Karen Bartuch is passionate about data and uncovering hidden insights to help her clients make better business decisions. She enjoys taking an innovative yet evidence-based approach to her work.
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I just got back from a fun conversation with Kristi Ross and Tony Battista at Tastytrade for their show Bootstrapping in America. It was an honor to be asked to share my experience as an entrepreneur with a CEO I admire.
And it’s that passion for new ideas and perspectives that’s helped us find inspiration in the unexpected for our clients. Just one example that came to mind during my talk with Kristi and Tony was how we found inspiration for a community bank in 1871, the Chicago incubator.
Hear more about Sandstorm’s beginnings, how our culture helped differentiate us, and how we differentiate our clients. Check out our episode of Bootstrapping in America.
I wrote my first song at the age of two; it was called “I Can Do It By Myself.” Unfortunately, that became my mantra for longer than I’d like to admit, and it wasn’t until my twenties that I discovered the profound impact mentoring could have in my career and personal life. Since then, I’ve been incredibly lucky to meet men and women with the passion to guide me through my exploration of the world. And I’m especially grateful to work alongside so many of them every day.
Mentorship is an essential part of our culture at Sandstorm®. As our founder and CEO Sandy Marsico recently shared with ABC News, having a great mentor was essential to her success, which is why learning and sharing is one of our three core values. Our amazing directors not only share their decades of expertise with fellow Sandstormers, they’re active in the community, educating and inspiring the next generation of developers, designers, and strategists, too.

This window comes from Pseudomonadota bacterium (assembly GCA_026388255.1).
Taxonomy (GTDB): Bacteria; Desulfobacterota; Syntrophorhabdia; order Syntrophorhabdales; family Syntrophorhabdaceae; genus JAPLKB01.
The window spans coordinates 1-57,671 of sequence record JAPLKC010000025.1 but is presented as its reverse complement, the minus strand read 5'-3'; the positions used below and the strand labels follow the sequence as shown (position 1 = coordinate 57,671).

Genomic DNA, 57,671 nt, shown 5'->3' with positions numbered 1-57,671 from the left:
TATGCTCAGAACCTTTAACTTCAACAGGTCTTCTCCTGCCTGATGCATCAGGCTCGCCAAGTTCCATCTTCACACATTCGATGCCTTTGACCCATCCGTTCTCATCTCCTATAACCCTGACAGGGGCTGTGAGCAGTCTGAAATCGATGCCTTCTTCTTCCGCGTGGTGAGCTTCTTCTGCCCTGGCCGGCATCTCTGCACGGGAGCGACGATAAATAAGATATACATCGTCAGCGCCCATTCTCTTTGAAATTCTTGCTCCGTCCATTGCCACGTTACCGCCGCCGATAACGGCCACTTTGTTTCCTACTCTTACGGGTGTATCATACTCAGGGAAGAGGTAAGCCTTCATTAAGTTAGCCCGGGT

I’ve benefitted immensely from our creative directors’ mentorship—shout out to John and Janna for anything I missed during our company You Rocks. And it got me thinking about how mentorship has helped other Sandstormers in their careers and personal lives.
Learning From the Best
As a budding copywriter, Creative Director John Rausch was fortunate to be mentored by the creative genius who wrote the immortal "Two all-beef patties, special sauce, lettuce, cheese, pickles, onions on a sesame seed bun" jingle for the Big Mac. “In the years I worked for him, I learned a lifetime's worth of insights into developing impactful creative work,” John shared. “But perhaps the most significant thing he taught me was the importance of paying it forward—sharing my own passion and acumen with the creative professionals who would come to work for me.”